Third, the court found that Congress delegated broad authority to the IRS and Treasury to promulgate regulations and therefore the statutory jurisdiction of the agencies was not exceeded.

Fourth, the court found that the IRS and Treasury provided a thorough explanation and basis for the regulations in the preamble. Thus, the agencies did not engage in arbitrary and capricious rulemaking.

Finally, and perhaps most importantly, the court found that the IRS and Treasury violated the APA because they failed to provide affected parties with notice and an opportunity to comment with respect to the temporary regulations. The court rejected the defendants’ argument that Congress intended to permit the IRS and Treasury to issue temporary regulations carrying the force of law without first going through the general notice-and-comment requirements of the APA. The court found no exception for temporary rules in the Code and rejected the defendants’ argument that the legislative history could override the explicit directives of the APA. The court further found that the temporary regulations were not “interpretative” rules issued merely to advise the public of an agency’s construction of the statutes and rules it administers. Instead, the regulations were intended to have the force and effect of law, as reflected by the promulgation of the regulations pursuant to Congress’s express grant of authority to issue the regulations.

Interestingly, the district court did not cite to Burks v. United States, 633 F.3d 347 (5th Cir. 2011), cert. denied 132 S.Ct. 2099 (2012), to further support its position on the APA notice-and-comment issue. (Four current McDermott tax controversy lawyers were involved in the Burks litigation and advanced several APA-related arguments). In that case, which the Fifth Circuit stated in a footnote:

Moreover, Mayo emphasized that the regulations at issue had been promulgated following notice and comment procedures, “a consideration identified … as a significant sign that a rule merits Chevron deference.” 131 S.Ct. at 714. Legislative regulations are generally subject to notice and comment procedure pursuant to the Administrative Procedure Act. See 5 U.S.C. § 553(b)(A). Here, the government issued the Temporary Regulations without subjecting them to notice and comment procedures. This is a practice that the Treasury apparently employs regularly. See Kristin E. Hickman, A Problem of Remedy: Responding to Treasury’s (Lack of) Compliance with Administrative Procedure Act Rulemaking Requirements, 76 GEO. WASH. L. REV. 1153, 1158-60 (2008) (noting that the treasury frequently issues purportedly binding temporary regulations open to notice and comment only after promulgation and often denies the applicability of the notice and comment procedure when issuing its regulations because that requirement does not apply to regulations that are not a significant regulatory action, while continuing to assert that the regulations are entitled to legislative regulation level deference before the courts). That the government allowed for notice and comment after the final Regulations were enacted is not an acceptable substitute for pre-promulgation notice and comment. See U.S. Steel Corp. v. U.S. EPA, 595 F.2d 207, 214-15 (5th Cir. 1979).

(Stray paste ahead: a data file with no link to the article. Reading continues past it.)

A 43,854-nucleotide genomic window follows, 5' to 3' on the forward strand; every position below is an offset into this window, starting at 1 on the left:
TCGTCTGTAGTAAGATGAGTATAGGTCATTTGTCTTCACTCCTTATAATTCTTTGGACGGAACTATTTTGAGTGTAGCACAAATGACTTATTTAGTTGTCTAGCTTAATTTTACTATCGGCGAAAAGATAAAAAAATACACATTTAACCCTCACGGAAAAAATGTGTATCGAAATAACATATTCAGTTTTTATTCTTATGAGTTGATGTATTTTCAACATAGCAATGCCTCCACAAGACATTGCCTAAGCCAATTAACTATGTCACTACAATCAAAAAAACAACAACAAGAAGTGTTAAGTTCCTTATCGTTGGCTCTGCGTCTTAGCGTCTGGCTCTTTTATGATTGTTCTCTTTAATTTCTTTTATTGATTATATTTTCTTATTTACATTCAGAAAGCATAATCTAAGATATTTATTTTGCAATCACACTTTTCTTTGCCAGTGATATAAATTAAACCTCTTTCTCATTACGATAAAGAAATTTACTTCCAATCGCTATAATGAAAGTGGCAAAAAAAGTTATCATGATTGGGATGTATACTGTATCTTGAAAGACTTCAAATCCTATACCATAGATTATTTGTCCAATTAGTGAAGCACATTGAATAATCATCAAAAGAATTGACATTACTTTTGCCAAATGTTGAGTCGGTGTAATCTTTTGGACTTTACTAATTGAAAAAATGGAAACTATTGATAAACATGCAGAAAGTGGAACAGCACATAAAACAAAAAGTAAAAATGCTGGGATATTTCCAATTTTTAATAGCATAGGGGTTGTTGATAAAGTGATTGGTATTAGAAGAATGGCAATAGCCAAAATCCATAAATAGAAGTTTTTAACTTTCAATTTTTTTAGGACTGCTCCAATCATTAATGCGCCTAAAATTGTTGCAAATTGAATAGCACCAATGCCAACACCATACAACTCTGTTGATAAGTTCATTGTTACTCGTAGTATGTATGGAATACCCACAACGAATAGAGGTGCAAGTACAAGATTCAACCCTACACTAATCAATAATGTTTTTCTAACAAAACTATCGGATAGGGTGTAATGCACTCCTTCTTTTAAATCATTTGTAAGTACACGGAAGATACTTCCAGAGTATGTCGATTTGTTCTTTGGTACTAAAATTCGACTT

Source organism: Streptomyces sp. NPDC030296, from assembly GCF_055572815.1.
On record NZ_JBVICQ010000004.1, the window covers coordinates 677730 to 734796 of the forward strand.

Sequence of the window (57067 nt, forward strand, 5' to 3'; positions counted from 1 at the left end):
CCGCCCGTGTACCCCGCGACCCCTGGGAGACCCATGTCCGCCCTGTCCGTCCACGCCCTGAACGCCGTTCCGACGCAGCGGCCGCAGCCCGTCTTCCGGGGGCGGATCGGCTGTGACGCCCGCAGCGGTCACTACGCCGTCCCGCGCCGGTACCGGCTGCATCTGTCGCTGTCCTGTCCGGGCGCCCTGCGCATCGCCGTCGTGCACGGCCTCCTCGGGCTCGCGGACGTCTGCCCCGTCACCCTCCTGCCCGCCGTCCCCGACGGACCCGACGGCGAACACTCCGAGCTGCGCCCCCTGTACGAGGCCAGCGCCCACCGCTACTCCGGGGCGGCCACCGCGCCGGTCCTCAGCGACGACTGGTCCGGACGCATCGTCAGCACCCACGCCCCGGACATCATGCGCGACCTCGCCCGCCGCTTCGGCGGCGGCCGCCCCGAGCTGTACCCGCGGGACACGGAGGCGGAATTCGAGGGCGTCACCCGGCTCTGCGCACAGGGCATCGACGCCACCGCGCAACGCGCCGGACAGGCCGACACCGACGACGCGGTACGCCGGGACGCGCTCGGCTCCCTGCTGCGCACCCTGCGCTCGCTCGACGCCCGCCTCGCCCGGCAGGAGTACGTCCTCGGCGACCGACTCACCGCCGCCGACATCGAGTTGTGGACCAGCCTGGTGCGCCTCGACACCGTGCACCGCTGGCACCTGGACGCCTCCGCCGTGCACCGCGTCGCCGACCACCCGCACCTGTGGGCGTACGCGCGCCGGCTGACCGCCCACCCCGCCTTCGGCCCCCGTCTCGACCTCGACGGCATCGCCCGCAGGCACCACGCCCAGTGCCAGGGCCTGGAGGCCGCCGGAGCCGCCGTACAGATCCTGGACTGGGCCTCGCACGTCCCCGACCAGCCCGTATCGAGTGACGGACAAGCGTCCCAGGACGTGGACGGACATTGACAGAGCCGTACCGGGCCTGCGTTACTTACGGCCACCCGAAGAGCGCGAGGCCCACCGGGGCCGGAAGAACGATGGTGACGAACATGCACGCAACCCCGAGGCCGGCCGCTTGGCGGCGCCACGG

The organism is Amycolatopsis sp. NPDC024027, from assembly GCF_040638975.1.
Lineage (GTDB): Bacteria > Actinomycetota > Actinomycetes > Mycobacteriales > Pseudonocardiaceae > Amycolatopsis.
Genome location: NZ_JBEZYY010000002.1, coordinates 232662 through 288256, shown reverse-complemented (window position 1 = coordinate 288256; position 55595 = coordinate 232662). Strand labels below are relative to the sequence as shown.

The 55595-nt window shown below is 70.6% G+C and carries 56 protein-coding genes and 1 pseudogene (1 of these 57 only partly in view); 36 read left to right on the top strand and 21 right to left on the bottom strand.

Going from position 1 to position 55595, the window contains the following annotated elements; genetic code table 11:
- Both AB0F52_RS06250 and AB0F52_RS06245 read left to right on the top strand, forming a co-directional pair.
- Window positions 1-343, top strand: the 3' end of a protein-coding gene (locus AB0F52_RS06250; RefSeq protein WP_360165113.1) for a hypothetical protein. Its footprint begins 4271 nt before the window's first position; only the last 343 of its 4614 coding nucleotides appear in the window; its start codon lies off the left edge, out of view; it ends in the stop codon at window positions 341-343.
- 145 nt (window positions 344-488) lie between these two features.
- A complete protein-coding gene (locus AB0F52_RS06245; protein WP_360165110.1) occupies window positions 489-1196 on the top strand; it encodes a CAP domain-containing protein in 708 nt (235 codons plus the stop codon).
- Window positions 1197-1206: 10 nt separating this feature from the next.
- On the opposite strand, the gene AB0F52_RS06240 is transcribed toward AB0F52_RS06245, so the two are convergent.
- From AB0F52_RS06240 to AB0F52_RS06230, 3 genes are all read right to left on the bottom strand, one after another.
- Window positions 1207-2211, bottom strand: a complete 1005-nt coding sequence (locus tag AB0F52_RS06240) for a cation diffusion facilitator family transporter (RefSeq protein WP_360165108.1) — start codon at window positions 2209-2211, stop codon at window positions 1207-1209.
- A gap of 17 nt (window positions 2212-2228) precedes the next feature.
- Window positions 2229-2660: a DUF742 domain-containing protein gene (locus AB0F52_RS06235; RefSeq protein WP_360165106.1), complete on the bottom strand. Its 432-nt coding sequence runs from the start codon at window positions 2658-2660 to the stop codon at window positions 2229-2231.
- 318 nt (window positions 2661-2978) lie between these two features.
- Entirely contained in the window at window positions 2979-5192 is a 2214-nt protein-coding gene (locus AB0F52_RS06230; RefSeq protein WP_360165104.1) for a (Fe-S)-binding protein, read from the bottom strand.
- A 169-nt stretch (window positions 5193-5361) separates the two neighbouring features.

Although the district court’s order was only directed at Treas. Reg. § 1.7874-8T, its rationale could extend to any temporary regulation issued without the opportunity for public comment. This calls into question many temporary regulations that were issued prior to November 20, 1988, the date prior to which temporary regulations did not have to be finalized within three years.

Practice Point: The district court’s ruling is a substantial setback for the government. It remains to be seen whether the government will appeal the order and what action the Fifth Circuit might take on the subject. If the government were to appeal and the Fifth Circuit were to affirm on the AIA and APA issues, this would arguably create a split in the circuits due to Florida Bankers. We will continue to follow this development closely and provides updates on any future developments.